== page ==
Radical Leadership

When you think of the essential characteristics of a leader, what words come to mind? 

Integrity, visionary, inspirational or perhaps courageous?  All these traits are certainly important, but I'd like to suggest another attribute we don't often hear about ... a shepherd's heart. 

The day I heard God's call to lead others, I thoughtfully informed God (like He didn't already know) that I had no clue what to do.

As I prayed, I anticipated that God might direct me to a verse that referred to leading with excellence, the importance of unity or how to utilize the diverse gifts of those on the team.

Instead this was the passage He placed on my heart...

Irish Sheep!
“Woe shepherds of Israel who have been feeding themselves!

 ...strengthen and heal the sick, care and bring healing to the broken”
~Ezekiel 34

Not only was I was not working with people who were sick, but with a warning like "woe shepherds," it was not exactly the encouragement I was hoping for.

However, God began to use these woolly, pastoral creatures and their caregivers to form and shape me as a leader after His own heart.

What I have since come to know about leadership is this...

Every leader must first learn who and how to follow

God is deeply invested in sheep and shepherds

Strategies, vision and charisma are great, but if you have not a genuine love for God's people then your work will be nothing more than a clanging cymbal!   (1 Corinthians 13)


Regardless of your title or position you will inevitably encounter and have to lead people (sheep) who are broken.

Dutch Sheep!
Through this passage in Ezekiel I began to see the depth of God's love toward His people.  It was clear that God took the care of His sheep personally - which to be honest, scared the living daylights out of me!

As I looked at Christ's leadership through the lens of Ezekiel, I also saw the heart of a shepherd - strengthening, caring, and healing the broken.

I also discovered something else very interesting.  It was often the religious leaders and Jesus own followers who struggled to understand His true calling.

They had a very different idea of how Jesus should carry out His mission.  They often saw the broken and outcasts as unnecessary distractions from accomplishing their vision.

This hits home when I think about the times I have viewed others as unwelcome interruptions to my own work.

Christ, in His compassion, would stop what He was doing or where he was going to listen to the needs of those around Him.  In his tenderness, He would reach out to those who were hurting and they left healed and transformed.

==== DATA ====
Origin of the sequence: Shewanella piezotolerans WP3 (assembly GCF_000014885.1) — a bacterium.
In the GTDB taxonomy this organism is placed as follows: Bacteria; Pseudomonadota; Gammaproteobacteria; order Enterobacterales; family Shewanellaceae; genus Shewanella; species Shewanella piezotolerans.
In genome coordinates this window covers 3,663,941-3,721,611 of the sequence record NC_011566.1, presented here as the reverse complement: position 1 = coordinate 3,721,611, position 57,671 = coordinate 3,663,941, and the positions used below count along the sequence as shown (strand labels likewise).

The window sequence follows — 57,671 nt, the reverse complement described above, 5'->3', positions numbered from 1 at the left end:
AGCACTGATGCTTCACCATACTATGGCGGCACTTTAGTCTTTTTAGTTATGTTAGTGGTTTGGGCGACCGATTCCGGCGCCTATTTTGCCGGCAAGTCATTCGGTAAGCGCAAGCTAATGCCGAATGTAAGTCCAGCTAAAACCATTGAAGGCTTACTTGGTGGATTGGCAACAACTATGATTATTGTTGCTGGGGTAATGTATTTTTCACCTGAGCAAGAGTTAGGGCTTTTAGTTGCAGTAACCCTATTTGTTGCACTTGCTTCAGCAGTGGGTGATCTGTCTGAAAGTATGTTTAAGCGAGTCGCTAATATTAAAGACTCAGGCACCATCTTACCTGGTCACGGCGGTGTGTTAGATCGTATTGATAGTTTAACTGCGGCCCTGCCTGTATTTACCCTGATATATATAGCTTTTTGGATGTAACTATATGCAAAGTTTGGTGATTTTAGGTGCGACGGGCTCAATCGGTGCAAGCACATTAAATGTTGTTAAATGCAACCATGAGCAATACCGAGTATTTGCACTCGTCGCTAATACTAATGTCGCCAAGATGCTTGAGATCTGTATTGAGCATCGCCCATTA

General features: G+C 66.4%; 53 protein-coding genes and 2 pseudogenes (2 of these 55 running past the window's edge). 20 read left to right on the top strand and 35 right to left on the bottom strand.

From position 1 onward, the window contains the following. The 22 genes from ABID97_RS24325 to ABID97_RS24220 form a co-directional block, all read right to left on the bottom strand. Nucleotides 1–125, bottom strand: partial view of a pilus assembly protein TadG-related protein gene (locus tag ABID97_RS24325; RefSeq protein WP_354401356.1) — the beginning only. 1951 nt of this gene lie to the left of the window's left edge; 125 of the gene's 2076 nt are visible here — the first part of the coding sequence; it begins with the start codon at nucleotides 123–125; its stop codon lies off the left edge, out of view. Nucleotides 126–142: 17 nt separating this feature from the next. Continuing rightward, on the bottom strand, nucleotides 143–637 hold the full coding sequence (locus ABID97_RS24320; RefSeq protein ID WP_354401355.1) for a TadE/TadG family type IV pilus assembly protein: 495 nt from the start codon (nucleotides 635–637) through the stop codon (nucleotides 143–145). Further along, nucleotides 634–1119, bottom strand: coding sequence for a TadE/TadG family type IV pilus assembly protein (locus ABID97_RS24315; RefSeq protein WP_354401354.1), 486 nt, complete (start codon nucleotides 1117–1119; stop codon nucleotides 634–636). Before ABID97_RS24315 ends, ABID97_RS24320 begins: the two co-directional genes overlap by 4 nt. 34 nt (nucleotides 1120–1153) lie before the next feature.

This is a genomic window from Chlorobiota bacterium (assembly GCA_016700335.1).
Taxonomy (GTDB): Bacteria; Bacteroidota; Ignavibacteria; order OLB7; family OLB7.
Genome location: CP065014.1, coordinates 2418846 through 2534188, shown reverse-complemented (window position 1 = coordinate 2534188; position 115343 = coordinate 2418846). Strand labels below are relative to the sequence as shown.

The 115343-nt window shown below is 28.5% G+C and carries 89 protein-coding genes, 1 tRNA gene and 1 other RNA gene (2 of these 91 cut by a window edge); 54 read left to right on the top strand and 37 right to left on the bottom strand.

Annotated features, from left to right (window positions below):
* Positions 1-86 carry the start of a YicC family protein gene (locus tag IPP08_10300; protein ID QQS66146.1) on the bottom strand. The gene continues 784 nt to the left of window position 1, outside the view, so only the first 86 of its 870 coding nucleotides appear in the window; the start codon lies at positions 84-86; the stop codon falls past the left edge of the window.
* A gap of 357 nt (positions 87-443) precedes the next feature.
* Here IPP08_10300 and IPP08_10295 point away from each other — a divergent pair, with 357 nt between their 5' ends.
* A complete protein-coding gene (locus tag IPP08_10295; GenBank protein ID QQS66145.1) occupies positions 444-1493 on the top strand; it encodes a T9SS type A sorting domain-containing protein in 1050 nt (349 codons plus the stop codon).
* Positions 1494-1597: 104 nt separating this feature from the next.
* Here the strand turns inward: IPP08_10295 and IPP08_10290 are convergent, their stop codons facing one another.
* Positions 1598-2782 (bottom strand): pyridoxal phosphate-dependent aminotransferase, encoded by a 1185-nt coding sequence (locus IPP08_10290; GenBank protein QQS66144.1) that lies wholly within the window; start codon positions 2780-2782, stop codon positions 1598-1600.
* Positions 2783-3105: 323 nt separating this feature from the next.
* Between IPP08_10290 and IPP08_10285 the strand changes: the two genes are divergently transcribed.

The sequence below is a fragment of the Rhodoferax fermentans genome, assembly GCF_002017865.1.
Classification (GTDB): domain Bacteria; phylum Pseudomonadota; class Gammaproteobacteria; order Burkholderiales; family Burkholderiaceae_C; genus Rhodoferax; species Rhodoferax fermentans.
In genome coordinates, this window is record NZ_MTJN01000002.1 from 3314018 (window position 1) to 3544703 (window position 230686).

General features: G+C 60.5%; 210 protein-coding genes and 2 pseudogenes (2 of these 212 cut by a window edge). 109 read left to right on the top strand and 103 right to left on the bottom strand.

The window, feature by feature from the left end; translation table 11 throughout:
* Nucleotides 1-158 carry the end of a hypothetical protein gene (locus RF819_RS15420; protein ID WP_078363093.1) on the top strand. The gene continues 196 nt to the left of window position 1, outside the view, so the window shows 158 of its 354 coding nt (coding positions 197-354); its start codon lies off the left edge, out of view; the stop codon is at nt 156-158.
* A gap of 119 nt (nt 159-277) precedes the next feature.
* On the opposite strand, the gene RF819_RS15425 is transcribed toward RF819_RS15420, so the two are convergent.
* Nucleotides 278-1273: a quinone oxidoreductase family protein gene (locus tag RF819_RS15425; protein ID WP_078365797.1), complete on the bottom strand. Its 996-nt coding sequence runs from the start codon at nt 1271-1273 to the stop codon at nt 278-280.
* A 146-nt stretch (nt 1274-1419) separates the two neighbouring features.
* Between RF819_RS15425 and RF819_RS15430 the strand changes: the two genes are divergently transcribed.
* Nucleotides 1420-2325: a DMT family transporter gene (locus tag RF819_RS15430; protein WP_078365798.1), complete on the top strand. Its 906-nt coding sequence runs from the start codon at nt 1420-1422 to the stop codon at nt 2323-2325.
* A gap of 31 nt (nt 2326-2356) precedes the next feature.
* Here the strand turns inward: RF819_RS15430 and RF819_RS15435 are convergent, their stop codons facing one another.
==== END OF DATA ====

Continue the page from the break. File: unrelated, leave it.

Jesus was not distracted by tasks, position or power to remember His true purpose to care for God's sheep.

Jesus knew how to lead, but He also knew who to follow.  He did not operate on His own, but followed His Father's voice and will.

This kind of radical leadership mystified, baffled and even angered those around him.

If we lead like Jesus, I venture to say that those around us will also not always understand or agree with where we place our priorities.

This kind of leadership seems next to impossible with the constant barrage of expectations, demands or multi-tasking that we face each day.

We too will encounter pressures that deter us from our true call to care for God's wounded sheep.  There will be times where we will be tempted to focus on ourselves and our own ambitions instead of healing the broken.

The good news is that we are not alone.  Our Shepherd delights to show us the way.  

The more we know Jesus and learn to follow His voice, the more we will lead like Him.

Reflection Moments:

Ezekiel 34

Lord, you are our Good Shepherd,

Give us your divine love for your people.  Forgive us for the times we have been so consumed with tasks, performance and "good works" that we have have not stopped to listen and care for the broken in our midst.  Reveal the people we need to reach out and tend to this week.  Teach us Lord how to care, strengthen and heal those who are wounded.  We recognize that it is not possible without you working in and through us.  Help us to know your voice and follow after you.  Mold us into the leaders you desire us to be.

In the powerful, healing and saving name,

Allow the Shepherd to lead you, listen for His voice...

Think back to when you heard God's voice calling you to the role you are currently in now.  What was that moment like?  What did you hear Him say?  How did you feel?  How did you respond?

Use a journal and prayerfully consider some of the following...

Where do I see myself right now in this passage from Ezekiel ... as the good or the bad shepherd?

In what ways have I been feeding myself instead of others?

What are the things that deceive and distract from my true calling?
(This may include pressure from people, tasks, performance, reputation, desires or ambitions)

Is there someone right now who needs some care or extra support? 

Who have I been following? 
Write down one or two actions you can take this week.

Let us follow and lead like Jesus
 Strengthen, care and heal the broken along our way
 Now that is radical leadership!

Jesus, Lamb of God


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